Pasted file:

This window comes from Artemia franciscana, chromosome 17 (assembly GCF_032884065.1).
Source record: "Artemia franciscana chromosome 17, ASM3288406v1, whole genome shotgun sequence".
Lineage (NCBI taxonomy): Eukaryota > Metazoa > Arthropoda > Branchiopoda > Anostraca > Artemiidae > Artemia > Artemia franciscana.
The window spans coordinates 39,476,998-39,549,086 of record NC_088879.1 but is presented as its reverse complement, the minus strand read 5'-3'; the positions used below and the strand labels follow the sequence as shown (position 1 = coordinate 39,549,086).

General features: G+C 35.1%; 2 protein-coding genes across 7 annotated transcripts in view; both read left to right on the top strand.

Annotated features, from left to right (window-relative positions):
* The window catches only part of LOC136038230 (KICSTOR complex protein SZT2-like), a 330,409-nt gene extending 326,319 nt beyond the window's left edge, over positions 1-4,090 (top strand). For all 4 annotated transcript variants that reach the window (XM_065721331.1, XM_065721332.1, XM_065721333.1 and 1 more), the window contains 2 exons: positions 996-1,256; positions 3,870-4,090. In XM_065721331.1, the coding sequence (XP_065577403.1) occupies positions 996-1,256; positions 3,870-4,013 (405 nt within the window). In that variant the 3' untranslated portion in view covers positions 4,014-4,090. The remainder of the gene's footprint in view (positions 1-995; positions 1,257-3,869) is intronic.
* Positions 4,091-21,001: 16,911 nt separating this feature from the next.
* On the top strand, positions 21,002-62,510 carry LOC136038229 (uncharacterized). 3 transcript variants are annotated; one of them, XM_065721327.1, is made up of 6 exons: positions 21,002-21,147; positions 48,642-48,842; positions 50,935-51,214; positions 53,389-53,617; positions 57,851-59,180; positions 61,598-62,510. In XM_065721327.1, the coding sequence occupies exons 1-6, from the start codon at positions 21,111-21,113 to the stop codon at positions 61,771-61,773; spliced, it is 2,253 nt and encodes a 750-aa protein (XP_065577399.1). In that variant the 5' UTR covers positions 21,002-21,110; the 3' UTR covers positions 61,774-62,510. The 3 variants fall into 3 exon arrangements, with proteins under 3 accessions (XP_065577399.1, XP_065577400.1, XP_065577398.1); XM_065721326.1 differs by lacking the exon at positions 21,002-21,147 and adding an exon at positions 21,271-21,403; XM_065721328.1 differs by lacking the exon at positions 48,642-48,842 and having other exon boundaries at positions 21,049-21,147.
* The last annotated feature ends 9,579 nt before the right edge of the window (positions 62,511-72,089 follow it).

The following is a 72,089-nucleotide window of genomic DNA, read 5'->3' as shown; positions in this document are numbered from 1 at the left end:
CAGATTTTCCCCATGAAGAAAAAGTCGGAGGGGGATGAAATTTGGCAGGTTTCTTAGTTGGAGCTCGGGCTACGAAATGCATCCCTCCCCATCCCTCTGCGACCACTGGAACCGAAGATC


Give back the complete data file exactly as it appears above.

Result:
This window comes from Artemia franciscana, chromosome 17 (assembly GCF_032884065.1).
Source record: "Artemia franciscana chromosome 17, ASM3288406v1, whole genome shotgun sequence".
Lineage (NCBI taxonomy): Eukaryota > Metazoa > Arthropoda > Branchiopoda > Anostraca > Artemiidae > Artemia > Artemia franciscana.
The window spans coordinates 39,476,998-39,549,086 of record NC_088879.1 but is presented as its reverse complement, the minus strand read 5'-3'; the positions used below and the strand labels follow the sequence as shown (position 1 = coordinate 39,549,086).

General features: G+C 35.1%; 2 protein-coding genes across 7 annotated transcripts in view; both read left to right on the top strand.

Annotated features, from left to right (window-relative positions):
* The window catches only part of LOC136038230 (KICSTOR complex protein SZT2-like), a 330,409-nt gene extending 326,319 nt beyond the window's left edge, over positions 1-4,090 (top strand). For all 4 annotated transcript variants that reach the window (XM_065721331.1, XM_065721332.1, XM_065721333.1 and 1 more), the window contains 2 exons: positions 996-1,256; positions 3,870-4,090. In XM_065721331.1, the coding sequence (XP_065577403.1) occupies positions 996-1,256; positions 3,870-4,013 (405 nt within the window). In that variant the 3' untranslated portion in view covers positions 4,014-4,090. The remainder of the gene's footprint in view (positions 1-995; positions 1,257-3,869) is intronic.
* Positions 4,091-21,001: 16,911 nt separating this feature from the next.
* On the top strand, positions 21,002-62,510 carry LOC136038229 (uncharacterized). 3 transcript variants are annotated; one of them, XM_065721327.1, is made up of 6 exons: positions 21,002-21,147; positions 48,642-48,842; positions 50,935-51,214; positions 53,389-53,617; positions 57,851-59,180; positions 61,598-62,510. In XM_065721327.1, the coding sequence occupies exons 1-6, from the start codon at positions 21,111-21,113 to the stop codon at positions 61,771-61,773; spliced, it is 2,253 nt and encodes a 750-aa protein (XP_065577399.1). In that variant the 5' UTR covers positions 21,002-21,110; the 3' UTR covers positions 61,774-62,510. The 3 variants fall into 3 exon arrangements, with proteins under 3 accessions (XP_065577399.1, XP_065577400.1, XP_065577398.1); XM_065721326.1 differs by lacking the exon at positions 21,002-21,147 and adding an exon at positions 21,271-21,403; XM_065721328.1 differs by lacking the exon at positions 48,642-48,842 and having other exon boundaries at positions 21,049-21,147.
* The last annotated feature ends 9,579 nt before the right edge of the window (positions 62,511-72,089 follow it).

The following is a 72,089-nucleotide window of genomic DNA, read 5'->3' as shown; positions in this document are numbered from 1 at the left end:
CAGATTTTCCCCATGAAGAAAAAGTCGGAGGGGGATGAAATTTGGCAGGTTTCTTAGTTGGAGCTCGGGCTACGAAATGCATCCCTCCCCATCCCTCTGCGACCACTGGAACCGAAGATC